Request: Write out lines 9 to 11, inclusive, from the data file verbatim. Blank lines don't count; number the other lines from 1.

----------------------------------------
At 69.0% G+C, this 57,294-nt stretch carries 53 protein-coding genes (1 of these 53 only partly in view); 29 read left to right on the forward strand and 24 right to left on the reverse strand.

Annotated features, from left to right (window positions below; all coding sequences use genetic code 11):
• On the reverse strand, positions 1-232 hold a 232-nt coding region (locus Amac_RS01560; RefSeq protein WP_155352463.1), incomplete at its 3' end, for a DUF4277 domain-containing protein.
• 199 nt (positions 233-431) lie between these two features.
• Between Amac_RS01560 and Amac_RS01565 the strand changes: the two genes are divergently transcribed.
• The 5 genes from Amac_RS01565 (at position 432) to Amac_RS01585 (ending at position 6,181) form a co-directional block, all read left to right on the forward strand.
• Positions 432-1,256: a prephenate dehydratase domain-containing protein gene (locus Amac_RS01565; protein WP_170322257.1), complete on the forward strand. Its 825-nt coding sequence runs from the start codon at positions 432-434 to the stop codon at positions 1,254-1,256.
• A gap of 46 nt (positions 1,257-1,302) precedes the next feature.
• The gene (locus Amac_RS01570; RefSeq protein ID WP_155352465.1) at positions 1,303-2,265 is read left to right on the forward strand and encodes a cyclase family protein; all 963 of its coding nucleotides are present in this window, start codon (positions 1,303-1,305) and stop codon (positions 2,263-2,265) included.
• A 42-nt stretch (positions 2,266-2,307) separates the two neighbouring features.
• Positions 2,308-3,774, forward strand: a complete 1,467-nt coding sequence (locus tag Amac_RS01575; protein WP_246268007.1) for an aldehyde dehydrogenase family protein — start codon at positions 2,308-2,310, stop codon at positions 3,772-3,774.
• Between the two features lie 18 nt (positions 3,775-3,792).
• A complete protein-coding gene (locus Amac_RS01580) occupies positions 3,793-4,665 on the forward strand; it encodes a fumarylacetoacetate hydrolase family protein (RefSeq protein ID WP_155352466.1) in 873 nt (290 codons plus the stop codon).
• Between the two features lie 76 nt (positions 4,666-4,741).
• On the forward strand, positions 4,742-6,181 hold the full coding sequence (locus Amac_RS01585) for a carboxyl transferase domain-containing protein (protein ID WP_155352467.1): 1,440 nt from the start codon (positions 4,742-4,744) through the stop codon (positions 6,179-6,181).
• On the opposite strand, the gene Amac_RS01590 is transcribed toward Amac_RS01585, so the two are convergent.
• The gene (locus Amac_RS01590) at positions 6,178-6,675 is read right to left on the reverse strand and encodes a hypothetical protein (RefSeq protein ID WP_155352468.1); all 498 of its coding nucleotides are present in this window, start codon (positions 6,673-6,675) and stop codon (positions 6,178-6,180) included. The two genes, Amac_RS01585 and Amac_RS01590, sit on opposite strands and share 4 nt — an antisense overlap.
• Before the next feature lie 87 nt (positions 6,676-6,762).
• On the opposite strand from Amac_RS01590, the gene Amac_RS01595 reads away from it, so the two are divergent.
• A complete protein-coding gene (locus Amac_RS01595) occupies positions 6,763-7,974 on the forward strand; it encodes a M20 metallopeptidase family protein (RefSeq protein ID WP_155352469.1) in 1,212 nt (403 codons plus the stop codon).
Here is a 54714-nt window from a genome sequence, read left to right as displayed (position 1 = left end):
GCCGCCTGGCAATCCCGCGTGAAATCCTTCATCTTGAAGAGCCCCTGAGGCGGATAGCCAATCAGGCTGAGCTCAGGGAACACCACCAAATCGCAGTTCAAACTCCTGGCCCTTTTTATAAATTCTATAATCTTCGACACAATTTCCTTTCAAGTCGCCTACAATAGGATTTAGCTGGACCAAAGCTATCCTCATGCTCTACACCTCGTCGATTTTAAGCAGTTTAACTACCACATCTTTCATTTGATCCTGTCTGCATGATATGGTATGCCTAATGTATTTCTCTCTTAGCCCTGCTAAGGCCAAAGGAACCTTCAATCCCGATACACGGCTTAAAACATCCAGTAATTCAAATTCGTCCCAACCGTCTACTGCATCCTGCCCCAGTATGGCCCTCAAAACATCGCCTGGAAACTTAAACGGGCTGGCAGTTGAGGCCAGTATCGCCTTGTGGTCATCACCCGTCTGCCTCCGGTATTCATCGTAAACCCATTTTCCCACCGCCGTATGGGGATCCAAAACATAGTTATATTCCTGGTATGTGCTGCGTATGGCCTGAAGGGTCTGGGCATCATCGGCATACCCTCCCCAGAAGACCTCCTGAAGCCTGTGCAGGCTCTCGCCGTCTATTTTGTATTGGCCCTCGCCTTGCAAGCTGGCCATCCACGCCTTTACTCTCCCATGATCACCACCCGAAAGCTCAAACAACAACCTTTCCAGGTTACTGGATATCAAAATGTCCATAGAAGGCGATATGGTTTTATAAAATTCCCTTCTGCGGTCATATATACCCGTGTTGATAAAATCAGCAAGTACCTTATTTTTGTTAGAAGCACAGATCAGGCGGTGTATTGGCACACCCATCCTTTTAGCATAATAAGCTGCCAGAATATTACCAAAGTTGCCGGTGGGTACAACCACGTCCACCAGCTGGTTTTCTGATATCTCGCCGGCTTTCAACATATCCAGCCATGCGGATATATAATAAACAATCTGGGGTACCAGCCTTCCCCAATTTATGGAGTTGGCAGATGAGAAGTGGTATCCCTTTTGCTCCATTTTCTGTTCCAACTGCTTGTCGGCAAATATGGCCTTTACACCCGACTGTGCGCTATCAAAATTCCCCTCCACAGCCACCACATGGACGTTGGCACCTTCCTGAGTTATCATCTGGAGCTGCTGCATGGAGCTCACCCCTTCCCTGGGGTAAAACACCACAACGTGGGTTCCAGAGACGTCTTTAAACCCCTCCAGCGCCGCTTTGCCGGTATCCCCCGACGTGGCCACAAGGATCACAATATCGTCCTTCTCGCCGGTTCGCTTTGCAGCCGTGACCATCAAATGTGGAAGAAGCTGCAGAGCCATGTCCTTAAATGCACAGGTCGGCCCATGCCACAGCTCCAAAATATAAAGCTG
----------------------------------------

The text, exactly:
• The gene (locus Amac_RS01570; RefSeq protein ID WP_155352465.1) at positions 1,303-2,265 is read left to right on the forward strand and encodes a cyclase family protein; all 963 of its coding nucleotides are present in this window, start codon (positions 1,303-1,305) and stop codon (positions 2,263-2,265) included.
• A 42-nt stretch (positions 2,266-2,307) separates the two neighbouring features.
• Positions 2,308-3,774, forward strand: a complete 1,467-nt coding sequence (locus tag Amac_RS01575; protein WP_246268007.1) for an aldehyde dehydrogenase family protein — start codon at positions 2,308-2,310, stop codon at positions 3,772-3,774.